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The Right Whale

Right Whales were regarded by Nineteenth century whalers as the 'right' whales for their industry. All Right whales are protected internationally under the convention for the regulation of whaling and have not been actively hunted since 1935.

Right Whales are slow, skimmer-feeders. Their baleen plates, up to 2 metres long, filter out plankton and krill (small shrimp-like crustaceans) as they cruise along the surface. They seldom reach a speed of 9km/hr. and take over a month to swim the 5000 km or so distance from the sub-Antarctic waters.

The Right whale is a slow, lumbering swimmer, but is often acrobatic. It often breaches, sometimes up to 10 times or more in a row. The splash can be heard from up to 1km (3/4 mile) away. It may also wave a flipper above the surface, flipper-slap, lobtail and head-stand. Sometimes raised flukes in the air are used as sails, allowing the wind to push it through the water. This appears to be a playful activity as animals have often been seen swimming back to do it again.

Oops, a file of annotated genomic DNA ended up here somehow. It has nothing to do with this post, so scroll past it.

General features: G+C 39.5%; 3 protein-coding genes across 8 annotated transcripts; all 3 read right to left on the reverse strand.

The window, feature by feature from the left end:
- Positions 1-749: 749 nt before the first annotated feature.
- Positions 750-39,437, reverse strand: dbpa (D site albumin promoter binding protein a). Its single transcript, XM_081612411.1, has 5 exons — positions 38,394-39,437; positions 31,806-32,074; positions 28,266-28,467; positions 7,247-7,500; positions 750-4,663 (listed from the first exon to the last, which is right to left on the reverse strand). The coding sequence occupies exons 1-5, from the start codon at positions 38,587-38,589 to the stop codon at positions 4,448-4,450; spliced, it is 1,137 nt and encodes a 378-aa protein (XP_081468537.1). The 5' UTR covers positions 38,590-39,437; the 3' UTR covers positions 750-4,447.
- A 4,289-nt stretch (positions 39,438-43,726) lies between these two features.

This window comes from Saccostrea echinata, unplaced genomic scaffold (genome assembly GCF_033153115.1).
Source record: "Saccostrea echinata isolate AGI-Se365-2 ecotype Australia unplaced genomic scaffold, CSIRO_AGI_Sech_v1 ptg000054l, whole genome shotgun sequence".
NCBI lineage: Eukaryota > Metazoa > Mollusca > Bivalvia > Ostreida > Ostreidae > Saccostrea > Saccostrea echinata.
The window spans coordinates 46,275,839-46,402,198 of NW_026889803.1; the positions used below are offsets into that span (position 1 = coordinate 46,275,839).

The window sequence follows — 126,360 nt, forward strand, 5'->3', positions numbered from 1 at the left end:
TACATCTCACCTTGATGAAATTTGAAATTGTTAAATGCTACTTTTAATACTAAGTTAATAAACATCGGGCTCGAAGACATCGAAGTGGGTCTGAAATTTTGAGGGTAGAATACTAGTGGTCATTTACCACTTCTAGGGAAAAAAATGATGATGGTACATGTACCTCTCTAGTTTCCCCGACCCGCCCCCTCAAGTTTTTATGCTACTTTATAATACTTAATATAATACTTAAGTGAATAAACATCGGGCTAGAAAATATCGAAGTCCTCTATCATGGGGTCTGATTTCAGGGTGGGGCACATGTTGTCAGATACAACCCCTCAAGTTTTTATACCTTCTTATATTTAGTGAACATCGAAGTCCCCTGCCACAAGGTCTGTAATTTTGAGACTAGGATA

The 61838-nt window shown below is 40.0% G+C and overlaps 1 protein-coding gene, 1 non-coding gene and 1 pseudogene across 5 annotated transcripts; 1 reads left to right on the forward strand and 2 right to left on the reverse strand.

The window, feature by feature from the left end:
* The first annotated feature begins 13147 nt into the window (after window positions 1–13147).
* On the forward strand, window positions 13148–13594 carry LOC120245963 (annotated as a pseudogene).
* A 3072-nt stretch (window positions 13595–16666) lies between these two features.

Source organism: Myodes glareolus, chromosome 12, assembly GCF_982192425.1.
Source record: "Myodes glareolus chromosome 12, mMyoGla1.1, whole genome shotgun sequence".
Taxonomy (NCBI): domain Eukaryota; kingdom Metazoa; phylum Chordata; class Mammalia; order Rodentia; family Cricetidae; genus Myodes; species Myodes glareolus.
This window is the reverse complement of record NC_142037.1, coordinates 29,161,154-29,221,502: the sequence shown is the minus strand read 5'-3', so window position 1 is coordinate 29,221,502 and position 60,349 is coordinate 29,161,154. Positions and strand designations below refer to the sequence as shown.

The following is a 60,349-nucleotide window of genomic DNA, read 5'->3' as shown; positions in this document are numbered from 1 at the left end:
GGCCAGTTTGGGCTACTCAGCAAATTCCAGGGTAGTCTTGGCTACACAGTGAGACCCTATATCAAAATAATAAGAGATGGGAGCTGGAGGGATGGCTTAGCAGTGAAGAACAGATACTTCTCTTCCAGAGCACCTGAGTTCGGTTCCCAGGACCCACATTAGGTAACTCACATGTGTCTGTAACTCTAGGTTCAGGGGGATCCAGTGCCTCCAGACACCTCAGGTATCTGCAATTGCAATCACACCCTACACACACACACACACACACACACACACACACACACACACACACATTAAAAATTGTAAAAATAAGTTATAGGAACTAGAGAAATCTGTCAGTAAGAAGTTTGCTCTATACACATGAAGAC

The Right whale is an inquisitive and playful whale and has been observed poking, bumping or pushing objects around that are in the water. During breeding season and mostly at night the Right whale often bellows and moans loudly.